It wasn’t that bad.
Despite the outcry from the internet we still got a redesigned Lobo this week. For all my own prejudices against the look we saw when DC announced Lobo would get a totally new look, I decided to try the book. Despite a few flaws it wasn’t that bad.
Expectations were at an all time low for the book, especially after writer Marguerite Bennett co-wrote that awful Batman stand alone issue before Zero Year began. Having ripped that off my chest, lets talk about the new Lobo debut. It actually makes sense. On the surface of this issue we follow this new Lobo as he engages in a people trafficking job across the galaxy. Through his own heavy internal monologue we learn how this Lobo compares and contrasts with the one DC comics fan’s know and love. This issues narrative hiccups are more due to indecision from Bennett’s script than bad character design. Here we get a juxtaposition of Lobo’s vile nature followed by an out of place internal joke so much so that it quickly becomes predictable and tedious for any version of Lobo.
Where the old Lobo was a beer drinking redneck kind of bad-ass, this new version of the character makes him more sinister and ruthless in a Mad Men sort of way. DC appears to want to take him away from the things that compared the character to the likes of Wolverine and make him more tactical. Much of the character’s origins are left intact, he’s still a Czarnian bounty hunter who blew up his planet, with one subtle difference that will lead to a knock down drag out fight in the future between the Lobos.
The pretty boy look, of let’s call him Newbo for now, is definitely an acquired taste. While the pompadour and slimmer figure can be pleasing to the eye, you have a hard time figuring out how this guy is suppose to be able to go toe-to-toe with the likes of Superman (at some point). Although the way artist Ben Oliver uses the design in this issue is the real saving grace of Justice League 23.2. He makes use of every function in the redesign in poignant ways throughout the issue and they just flat out look good.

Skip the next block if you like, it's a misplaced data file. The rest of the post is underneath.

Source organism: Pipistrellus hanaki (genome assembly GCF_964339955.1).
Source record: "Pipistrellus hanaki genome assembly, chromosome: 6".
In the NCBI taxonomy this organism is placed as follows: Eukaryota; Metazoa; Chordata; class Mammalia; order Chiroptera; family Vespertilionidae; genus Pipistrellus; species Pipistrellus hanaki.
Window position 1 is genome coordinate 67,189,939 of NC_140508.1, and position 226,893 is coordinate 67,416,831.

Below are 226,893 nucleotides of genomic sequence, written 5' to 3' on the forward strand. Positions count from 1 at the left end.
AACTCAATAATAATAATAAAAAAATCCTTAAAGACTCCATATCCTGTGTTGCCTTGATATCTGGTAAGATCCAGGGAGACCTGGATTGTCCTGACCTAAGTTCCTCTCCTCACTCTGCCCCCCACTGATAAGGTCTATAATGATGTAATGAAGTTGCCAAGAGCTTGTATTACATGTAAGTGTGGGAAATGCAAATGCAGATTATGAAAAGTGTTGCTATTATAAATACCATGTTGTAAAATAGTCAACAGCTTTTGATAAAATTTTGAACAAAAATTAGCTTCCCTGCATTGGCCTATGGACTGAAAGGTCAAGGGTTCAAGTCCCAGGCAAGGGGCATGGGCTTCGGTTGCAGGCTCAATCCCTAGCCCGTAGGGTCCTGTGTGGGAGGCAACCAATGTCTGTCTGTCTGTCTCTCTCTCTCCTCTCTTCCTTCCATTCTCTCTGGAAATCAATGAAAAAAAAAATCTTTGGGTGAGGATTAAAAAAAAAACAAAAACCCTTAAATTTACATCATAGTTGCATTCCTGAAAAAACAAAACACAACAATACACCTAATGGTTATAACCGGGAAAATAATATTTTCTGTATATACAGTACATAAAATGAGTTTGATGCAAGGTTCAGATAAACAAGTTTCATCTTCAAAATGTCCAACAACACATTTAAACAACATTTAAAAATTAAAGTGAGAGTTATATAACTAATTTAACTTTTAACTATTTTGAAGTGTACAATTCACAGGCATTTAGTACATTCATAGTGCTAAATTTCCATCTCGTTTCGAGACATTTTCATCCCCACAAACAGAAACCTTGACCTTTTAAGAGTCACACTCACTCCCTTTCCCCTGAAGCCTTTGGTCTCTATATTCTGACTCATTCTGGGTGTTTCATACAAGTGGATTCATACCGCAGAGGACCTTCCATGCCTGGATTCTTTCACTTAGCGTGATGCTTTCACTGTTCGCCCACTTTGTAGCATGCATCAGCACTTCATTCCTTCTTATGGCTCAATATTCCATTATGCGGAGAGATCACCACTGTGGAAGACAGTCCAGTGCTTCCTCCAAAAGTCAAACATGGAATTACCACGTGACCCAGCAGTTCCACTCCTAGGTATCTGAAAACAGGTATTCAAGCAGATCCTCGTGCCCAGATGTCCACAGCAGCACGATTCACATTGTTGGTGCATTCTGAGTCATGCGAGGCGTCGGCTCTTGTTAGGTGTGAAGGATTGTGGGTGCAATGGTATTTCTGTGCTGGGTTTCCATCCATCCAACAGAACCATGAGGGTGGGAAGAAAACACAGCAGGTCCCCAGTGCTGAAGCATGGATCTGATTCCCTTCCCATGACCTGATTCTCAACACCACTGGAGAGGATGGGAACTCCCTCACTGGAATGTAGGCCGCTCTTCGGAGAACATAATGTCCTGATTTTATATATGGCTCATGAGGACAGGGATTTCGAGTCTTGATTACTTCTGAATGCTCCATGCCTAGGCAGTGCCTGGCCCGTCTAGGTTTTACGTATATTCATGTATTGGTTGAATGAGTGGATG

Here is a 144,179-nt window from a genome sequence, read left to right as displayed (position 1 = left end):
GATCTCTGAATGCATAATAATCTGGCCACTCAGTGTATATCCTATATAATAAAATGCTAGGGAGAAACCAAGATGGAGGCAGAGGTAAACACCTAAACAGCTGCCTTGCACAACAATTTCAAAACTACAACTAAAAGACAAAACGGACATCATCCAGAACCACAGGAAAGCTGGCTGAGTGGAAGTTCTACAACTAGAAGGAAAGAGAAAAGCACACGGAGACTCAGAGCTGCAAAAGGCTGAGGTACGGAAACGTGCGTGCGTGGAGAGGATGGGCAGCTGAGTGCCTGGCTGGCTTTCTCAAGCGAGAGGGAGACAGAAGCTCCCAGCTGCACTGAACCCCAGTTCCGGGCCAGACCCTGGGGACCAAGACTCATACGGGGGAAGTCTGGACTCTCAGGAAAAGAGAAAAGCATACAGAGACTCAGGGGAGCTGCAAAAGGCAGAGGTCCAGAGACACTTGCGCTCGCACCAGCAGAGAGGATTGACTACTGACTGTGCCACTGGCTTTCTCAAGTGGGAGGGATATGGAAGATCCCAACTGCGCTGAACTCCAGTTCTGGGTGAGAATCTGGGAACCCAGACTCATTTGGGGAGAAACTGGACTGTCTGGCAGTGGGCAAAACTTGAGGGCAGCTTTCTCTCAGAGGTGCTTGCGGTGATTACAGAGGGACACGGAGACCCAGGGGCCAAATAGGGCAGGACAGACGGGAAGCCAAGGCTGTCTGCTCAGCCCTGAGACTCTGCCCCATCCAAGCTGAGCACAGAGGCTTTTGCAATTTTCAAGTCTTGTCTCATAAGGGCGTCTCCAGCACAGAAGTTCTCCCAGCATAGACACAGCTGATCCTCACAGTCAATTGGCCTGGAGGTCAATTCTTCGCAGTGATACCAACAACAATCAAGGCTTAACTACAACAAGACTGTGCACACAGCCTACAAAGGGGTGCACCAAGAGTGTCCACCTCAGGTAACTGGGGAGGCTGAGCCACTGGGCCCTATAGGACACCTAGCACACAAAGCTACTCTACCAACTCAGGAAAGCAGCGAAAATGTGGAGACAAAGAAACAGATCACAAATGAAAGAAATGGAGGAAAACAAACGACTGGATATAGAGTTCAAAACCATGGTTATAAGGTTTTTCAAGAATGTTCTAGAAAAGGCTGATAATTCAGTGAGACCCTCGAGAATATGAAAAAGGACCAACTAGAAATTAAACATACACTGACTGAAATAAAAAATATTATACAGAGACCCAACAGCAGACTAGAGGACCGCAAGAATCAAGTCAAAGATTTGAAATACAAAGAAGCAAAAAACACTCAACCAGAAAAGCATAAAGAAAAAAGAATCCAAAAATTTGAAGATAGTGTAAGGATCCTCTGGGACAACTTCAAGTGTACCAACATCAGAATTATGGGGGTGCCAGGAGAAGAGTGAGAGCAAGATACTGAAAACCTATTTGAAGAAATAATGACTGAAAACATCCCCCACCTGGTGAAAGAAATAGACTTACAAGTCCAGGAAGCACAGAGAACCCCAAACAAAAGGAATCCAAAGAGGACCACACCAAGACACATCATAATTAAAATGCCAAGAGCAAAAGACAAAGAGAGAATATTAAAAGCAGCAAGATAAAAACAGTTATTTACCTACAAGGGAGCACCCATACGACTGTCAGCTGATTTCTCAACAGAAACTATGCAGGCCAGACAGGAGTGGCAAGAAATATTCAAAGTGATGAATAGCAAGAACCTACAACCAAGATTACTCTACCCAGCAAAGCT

Ultimately Justice League 23.2 went above its job of introducing this new Lobo and making him interesting enough for readers to want to see what’s next for him. However making him too similar characteristically to the original was both a strength and a weakness. The issue feels like a cover song, but the best ones don’t just rehash something that’s reminiscent of the original, instead they bring something new to the table and there just wasn’t enough of that here.
6.5 out of 10! Good. This won’t please hardcore Lobo fans but it might just win the general comic audience over enough to warrant more.